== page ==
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Women and leadership

A Christian Science perspective.

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Eleanor Roosevelt’s statement “You must do the thing you think you cannot do” would not be a surprise to the women emerging worldwide as leaders in government, nor to women in other powerful and visible roles where, in the not-too-distant past, they were generally unseen.

Balancing leadership between the sexes is a normal effect of improving and enlightened thinking. It seems likely that over time, men and women in many cultures and in every corner of the earth have silently, prayerfully, protested inequity, and thereby contributed to the better balance we are now seeing.

Opening new vistas for women, which inherently benefits men as well, was familiar territory for Mary Baker Eddy, who founded the Monitor in 1908. Seeding the ground for useful and necessary changes in the future, she wrote in the textbook of Christian Science, “Civil law establishes very unfair differences between the rights of the two sexes. Christian Science furnishes no precedent for such injustice, and civilization mitigates it in some measure. Still, it is a marvel why usage should accord woman less rights than does either Christian Science or civilization” (“Science and Health with Key to the Scriptures,” p. 63).

It is gratifying and progressive to see balance in every arena of life, and it is abnormal for societies to be deprived of the full range and representation of masculine and feminine attributes, which complement and enhance wise and thoughtful decisionmaking. While this visible sign is a vast improvement, progress, as defined in Christian Science, is God’s law, and is therefore unstoppable.

For several years I lived in a country considered to be “a man’s country.” When this was pointed out to me before we moved there, I decided to pray to see that, in fact, all things belong to God. Though this was tested, holding to the spiritual view and seeing in each instance God’s limitless likeness, I felt safe and unrestricted while living there. As people continue to prayerfully protest such limitations, we will see imposed and traditional limitations fall away.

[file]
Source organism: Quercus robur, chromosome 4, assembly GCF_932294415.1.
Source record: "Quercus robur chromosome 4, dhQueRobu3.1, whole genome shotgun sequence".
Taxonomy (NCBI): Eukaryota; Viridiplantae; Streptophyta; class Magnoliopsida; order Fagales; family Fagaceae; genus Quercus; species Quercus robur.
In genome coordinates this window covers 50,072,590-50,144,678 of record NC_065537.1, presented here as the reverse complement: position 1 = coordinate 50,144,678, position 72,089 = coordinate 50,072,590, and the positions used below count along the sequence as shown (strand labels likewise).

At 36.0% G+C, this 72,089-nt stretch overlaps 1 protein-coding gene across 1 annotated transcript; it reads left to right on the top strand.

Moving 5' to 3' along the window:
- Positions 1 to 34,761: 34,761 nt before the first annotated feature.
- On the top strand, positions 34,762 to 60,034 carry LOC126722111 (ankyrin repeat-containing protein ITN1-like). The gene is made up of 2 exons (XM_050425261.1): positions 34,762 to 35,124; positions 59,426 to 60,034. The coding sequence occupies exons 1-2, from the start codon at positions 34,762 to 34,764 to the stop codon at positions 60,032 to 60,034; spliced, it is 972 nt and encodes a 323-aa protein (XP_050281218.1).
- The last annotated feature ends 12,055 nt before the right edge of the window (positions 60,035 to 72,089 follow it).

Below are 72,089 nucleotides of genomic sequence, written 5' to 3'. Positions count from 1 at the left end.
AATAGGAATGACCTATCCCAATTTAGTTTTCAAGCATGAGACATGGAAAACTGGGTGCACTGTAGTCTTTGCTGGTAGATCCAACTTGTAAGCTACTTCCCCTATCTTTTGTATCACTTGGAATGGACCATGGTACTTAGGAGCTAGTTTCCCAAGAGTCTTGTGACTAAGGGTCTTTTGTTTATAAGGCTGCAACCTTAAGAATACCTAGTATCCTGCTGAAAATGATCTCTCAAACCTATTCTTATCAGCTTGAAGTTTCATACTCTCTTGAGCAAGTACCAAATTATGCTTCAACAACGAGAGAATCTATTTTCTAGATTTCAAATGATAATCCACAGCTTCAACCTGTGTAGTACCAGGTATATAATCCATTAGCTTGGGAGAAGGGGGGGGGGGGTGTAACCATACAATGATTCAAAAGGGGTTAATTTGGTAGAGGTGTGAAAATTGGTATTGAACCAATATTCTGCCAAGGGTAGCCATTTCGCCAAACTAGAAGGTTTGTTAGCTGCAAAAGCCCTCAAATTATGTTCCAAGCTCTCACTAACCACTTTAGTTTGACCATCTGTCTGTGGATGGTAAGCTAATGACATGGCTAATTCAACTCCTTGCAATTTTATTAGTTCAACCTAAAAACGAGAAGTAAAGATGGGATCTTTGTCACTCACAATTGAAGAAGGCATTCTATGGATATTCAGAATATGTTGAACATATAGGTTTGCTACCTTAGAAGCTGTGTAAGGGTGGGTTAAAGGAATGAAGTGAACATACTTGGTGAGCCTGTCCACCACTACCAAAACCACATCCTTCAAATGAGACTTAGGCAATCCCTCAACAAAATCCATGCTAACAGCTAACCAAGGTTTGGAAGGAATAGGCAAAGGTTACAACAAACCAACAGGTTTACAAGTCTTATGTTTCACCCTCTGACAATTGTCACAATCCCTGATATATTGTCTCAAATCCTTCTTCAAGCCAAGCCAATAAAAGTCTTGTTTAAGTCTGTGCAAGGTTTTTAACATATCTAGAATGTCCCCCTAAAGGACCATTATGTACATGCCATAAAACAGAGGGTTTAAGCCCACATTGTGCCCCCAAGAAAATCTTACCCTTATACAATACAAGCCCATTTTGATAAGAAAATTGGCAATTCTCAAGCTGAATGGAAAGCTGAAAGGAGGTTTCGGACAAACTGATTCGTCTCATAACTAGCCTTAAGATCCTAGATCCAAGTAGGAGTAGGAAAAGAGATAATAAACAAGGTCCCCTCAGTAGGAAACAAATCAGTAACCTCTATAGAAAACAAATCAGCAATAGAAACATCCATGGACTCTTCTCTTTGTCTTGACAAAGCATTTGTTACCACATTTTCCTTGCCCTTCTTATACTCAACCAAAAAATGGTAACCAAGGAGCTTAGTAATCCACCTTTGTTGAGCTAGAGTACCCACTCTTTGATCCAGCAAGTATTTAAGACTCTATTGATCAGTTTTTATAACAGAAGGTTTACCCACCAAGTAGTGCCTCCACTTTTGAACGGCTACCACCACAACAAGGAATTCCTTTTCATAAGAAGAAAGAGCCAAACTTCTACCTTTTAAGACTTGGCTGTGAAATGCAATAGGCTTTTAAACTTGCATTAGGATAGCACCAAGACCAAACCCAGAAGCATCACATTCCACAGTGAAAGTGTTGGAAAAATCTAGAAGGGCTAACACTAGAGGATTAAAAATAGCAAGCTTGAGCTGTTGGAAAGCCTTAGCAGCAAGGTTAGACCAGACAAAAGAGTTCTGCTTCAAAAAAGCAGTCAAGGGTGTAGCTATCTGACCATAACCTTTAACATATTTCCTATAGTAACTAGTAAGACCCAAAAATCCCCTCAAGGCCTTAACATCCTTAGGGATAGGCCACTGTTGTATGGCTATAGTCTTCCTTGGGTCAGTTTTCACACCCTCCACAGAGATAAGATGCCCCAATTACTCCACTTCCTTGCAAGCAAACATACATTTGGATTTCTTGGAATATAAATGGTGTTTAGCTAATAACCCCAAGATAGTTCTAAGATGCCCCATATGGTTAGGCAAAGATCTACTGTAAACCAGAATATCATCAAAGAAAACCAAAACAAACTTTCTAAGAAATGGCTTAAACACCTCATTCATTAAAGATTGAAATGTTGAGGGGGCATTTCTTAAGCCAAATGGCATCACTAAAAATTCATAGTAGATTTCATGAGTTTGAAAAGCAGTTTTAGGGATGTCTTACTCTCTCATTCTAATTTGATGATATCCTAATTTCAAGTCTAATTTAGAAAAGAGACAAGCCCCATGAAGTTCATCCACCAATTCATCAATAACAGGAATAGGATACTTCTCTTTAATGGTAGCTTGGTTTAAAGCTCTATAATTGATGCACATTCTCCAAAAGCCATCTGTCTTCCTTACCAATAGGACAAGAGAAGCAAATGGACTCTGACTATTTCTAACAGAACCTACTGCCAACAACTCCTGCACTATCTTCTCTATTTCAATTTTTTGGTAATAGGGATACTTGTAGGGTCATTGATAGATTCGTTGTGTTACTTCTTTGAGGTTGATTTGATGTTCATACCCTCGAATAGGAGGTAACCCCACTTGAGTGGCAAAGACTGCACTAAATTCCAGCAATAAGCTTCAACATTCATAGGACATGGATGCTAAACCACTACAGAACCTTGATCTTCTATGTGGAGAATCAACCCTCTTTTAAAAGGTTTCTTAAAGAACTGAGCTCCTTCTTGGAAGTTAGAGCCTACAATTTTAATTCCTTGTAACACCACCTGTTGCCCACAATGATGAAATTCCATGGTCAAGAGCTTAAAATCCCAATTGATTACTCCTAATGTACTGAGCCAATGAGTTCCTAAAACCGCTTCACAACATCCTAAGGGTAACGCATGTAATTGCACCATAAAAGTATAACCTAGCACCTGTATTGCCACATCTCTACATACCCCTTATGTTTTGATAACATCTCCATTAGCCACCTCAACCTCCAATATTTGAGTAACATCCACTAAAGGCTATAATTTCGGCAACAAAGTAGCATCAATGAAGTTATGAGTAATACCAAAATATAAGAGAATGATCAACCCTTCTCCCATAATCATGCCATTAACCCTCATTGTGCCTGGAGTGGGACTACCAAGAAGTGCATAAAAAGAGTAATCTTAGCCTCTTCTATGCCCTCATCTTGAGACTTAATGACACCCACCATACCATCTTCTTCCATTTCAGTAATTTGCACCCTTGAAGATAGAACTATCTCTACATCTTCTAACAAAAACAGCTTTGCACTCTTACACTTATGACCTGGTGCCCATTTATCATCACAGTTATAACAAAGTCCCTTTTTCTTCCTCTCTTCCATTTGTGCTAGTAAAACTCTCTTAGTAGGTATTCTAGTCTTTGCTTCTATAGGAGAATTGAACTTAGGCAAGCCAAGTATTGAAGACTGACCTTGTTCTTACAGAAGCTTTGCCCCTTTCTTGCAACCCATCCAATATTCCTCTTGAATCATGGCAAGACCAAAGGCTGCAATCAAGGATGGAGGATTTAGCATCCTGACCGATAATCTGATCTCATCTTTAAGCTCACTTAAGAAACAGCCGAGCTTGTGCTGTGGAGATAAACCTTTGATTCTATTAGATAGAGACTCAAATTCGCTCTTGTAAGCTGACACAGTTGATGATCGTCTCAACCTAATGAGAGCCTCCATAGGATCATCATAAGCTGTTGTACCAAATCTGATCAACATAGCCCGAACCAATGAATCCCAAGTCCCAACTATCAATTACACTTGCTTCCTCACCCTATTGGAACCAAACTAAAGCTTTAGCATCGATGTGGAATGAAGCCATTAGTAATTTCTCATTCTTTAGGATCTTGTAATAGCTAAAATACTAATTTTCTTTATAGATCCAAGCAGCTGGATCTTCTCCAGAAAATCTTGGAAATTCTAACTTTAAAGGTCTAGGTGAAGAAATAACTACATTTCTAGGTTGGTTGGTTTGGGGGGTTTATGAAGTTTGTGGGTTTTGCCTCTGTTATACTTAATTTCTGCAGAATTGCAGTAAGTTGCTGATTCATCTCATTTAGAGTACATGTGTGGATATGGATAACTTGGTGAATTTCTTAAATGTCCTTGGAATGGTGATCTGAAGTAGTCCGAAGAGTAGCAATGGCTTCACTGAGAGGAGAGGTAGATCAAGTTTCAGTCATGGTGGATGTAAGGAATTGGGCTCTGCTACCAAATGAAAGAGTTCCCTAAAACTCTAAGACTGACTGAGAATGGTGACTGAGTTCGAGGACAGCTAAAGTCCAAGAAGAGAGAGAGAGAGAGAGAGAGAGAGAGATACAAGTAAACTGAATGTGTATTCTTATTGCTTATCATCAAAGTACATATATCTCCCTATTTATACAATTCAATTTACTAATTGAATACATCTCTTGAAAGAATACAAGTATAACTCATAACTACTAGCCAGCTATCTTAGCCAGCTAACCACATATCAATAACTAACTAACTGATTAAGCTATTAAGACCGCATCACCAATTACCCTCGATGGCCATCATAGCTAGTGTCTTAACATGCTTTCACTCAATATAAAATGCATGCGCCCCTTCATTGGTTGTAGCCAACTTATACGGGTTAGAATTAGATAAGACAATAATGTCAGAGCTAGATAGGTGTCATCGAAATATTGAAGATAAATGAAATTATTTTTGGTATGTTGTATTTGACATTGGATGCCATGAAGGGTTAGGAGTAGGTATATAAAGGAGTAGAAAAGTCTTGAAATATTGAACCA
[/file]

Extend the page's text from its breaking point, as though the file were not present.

There exists an even greater opportunity than the benefit of simply seeing a more balanced representation of men and women, and that is for each of us to express the full range of God’s qualities.

In Genesis the Bible states that “God created man in his own image, in the image of God created he him; male and female created he them” (1:27). Each of us, as God’s creation, includes qualities attributed to the masculine, as well as those thought to be almost exclusively feminine. Men will at some point no longer be assigned and limited by a narrow range of talents and qualities, just as women will no longer be similarly restricted. The lessening of these strictures is the result of spiritual growth. Spiritually considered, womanhood includes courage, strength, and reason; and likewise, manhood encompasses tenderness, gentleness, and affection. These spiritual attributes are not confined by gender, but belong to all the children of God.

This higher order and balance we can all strive for is proclaimed by Mrs. Eddy in Science and Health: “Let the ‘male and female’ of God’s creating appear” (p. 249).

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Rebecca Odegaard


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